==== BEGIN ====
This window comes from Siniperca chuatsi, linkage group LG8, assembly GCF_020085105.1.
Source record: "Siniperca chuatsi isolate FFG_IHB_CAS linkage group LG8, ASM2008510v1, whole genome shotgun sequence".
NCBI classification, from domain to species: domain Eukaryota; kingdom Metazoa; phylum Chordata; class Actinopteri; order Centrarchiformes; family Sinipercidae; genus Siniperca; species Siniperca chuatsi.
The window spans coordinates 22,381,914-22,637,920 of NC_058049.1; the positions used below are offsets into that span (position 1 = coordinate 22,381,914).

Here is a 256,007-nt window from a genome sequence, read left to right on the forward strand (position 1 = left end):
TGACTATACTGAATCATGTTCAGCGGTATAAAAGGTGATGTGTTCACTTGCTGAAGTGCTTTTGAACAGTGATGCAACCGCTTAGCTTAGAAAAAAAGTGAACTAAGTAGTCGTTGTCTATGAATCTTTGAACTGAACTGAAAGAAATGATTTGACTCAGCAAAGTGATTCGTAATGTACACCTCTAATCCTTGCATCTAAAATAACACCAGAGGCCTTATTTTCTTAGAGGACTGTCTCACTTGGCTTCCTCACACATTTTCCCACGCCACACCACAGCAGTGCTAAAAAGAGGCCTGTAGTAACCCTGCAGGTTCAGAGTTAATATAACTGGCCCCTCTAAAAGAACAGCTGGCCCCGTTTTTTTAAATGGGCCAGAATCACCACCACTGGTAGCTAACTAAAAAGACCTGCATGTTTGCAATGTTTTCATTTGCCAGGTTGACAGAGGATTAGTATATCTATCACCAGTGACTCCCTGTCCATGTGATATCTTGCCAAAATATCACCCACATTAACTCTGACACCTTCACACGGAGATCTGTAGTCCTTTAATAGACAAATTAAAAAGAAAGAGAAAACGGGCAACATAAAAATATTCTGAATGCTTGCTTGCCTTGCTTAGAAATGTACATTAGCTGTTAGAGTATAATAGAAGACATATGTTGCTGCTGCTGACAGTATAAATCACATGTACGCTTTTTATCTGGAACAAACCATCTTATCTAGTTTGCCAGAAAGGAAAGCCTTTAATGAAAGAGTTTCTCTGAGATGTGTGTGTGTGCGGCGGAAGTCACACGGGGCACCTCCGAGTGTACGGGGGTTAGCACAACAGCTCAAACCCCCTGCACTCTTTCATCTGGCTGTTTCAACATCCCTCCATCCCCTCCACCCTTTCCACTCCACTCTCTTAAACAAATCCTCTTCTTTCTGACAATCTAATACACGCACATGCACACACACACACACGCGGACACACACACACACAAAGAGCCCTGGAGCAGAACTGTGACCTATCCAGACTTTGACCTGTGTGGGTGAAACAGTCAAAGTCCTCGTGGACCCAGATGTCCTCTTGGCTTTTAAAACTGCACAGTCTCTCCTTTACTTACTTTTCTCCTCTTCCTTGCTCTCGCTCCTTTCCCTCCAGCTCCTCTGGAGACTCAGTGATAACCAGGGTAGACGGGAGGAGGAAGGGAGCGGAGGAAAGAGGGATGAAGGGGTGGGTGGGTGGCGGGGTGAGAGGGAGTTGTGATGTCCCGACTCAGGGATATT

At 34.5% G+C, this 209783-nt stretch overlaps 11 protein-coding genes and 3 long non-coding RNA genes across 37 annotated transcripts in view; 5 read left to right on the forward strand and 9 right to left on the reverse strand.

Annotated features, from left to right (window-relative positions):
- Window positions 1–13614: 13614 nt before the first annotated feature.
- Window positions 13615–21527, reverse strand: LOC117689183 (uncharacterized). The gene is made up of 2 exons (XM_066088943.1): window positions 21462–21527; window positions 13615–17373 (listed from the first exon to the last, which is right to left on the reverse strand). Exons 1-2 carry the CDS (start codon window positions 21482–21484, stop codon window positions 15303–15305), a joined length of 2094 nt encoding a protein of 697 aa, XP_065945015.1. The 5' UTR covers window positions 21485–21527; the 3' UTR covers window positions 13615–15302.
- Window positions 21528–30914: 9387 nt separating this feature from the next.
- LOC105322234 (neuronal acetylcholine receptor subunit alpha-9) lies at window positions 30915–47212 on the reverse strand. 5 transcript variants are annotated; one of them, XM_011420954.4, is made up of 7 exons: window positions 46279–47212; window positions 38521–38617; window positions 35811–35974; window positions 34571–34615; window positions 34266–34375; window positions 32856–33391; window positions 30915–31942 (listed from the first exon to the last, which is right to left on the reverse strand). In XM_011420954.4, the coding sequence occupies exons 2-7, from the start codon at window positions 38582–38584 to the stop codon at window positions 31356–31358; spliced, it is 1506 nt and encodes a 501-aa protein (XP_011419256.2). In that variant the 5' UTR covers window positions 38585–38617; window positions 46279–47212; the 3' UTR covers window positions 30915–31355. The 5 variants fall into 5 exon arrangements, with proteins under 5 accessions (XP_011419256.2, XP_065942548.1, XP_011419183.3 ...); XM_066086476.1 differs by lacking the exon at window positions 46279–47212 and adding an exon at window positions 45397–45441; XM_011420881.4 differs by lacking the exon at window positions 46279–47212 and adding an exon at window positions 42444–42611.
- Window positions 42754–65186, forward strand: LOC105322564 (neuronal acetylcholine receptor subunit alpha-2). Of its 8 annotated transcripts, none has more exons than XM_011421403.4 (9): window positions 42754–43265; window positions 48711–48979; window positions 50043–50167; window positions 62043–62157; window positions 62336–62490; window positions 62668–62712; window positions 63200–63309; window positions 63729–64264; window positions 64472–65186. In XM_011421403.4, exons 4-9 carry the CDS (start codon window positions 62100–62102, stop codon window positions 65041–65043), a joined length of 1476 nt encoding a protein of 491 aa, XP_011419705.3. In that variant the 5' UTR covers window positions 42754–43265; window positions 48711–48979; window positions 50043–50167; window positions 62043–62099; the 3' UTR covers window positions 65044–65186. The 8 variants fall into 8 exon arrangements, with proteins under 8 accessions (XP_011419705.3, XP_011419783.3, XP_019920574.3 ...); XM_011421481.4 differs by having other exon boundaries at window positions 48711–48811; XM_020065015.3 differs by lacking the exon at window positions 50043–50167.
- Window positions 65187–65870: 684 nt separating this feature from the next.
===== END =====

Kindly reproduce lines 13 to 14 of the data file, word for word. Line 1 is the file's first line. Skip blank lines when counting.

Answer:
- Window positions 42754–65186, forward strand: LOC105322564 (neuronal acetylcholine receptor subunit alpha-2). Of its 8 annotated transcripts, none has more exons than XM_011421403.4 (9): window positions 42754–43265; window positions 48711–48979; window positions 50043–50167; window positions 62043–62157; window positions 62336–62490; window positions 62668–62712; window positions 63200–63309; window positions 63729–64264; window positions 64472–65186. In XM_011421403.4, exons 4-9 carry the CDS (start codon window positions 62100–62102, stop codon window positions 65041–65043), a joined length of 1476 nt encoding a protein of 491 aa, XP_011419705.3. In that variant the 5' UTR covers window positions 42754–43265; window positions 48711–48979; window positions 50043–50167; window positions 62043–62099; the 3' UTR covers window positions 65044–65186. The 8 variants fall into 8 exon arrangements, with proteins under 8 accessions (XP_011419705.3, XP_011419783.3, XP_019920574.3 ...); XM_011421481.4 differs by having other exon boundaries at window positions 48711–48811; XM_020065015.3 differs by lacking the exon at window positions 50043–50167.
- Window positions 65187–65870: 684 nt separating this feature from the next.